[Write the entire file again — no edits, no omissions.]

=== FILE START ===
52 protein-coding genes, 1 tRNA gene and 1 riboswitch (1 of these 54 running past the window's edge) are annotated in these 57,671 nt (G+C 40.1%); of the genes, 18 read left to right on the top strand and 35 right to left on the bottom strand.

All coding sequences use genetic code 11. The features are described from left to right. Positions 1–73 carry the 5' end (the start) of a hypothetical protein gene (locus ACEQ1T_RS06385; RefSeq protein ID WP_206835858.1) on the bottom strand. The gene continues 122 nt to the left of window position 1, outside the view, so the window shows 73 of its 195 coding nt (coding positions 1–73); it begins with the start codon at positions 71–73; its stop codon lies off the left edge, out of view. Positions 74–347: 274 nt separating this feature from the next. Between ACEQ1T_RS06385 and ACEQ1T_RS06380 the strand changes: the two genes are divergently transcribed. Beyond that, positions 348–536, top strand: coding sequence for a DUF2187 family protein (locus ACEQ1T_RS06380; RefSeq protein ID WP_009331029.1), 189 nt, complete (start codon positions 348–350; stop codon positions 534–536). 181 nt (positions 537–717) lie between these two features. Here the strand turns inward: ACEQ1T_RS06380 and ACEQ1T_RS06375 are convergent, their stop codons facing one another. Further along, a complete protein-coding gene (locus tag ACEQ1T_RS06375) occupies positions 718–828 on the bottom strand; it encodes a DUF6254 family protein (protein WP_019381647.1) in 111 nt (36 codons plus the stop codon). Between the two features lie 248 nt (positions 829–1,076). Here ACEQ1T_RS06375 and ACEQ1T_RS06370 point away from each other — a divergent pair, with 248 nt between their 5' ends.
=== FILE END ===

52 protein-coding genes, 1 tRNA gene and 1 riboswitch (1 of these 54 running past the window's edge) are annotated in these 57,671 nt (G+C 40.1%); of the genes, 18 read left to right on the top strand and 35 right to left on the bottom strand.

All coding sequences use genetic code 11. The features are described from left to right. Positions 1–73 carry the 5' end (the start) of a hypothetical protein gene (locus ACEQ1T_RS06385; RefSeq protein ID WP_206835858.1) on the bottom strand. The gene continues 122 nt to the left of window position 1, outside the view, so the window shows 73 of its 195 coding nt (coding positions 1–73); it begins with the start codon at positions 71–73; its stop codon lies off the left edge, out of view. Positions 74–347: 274 nt separating this feature from the next. Between ACEQ1T_RS06385 and ACEQ1T_RS06380 the strand changes: the two genes are divergently transcribed. Beyond that, positions 348–536, top strand: coding sequence for a DUF2187 family protein (locus ACEQ1T_RS06380; RefSeq protein ID WP_009331029.1), 189 nt, complete (start codon positions 348–350; stop codon positions 534–536). 181 nt (positions 537–717) lie between these two features. Here the strand turns inward: ACEQ1T_RS06380 and ACEQ1T_RS06375 are convergent, their stop codons facing one another. Further along, a complete protein-coding gene (locus tag ACEQ1T_RS06375) occupies positions 718–828 on the bottom strand; it encodes a DUF6254 family protein (protein WP_019381647.1) in 111 nt (36 codons plus the stop codon). Between the two features lie 248 nt (positions 829–1,076). Here ACEQ1T_RS06375 and ACEQ1T_RS06370 point away from each other — a divergent pair, with 248 nt between their 5' ends.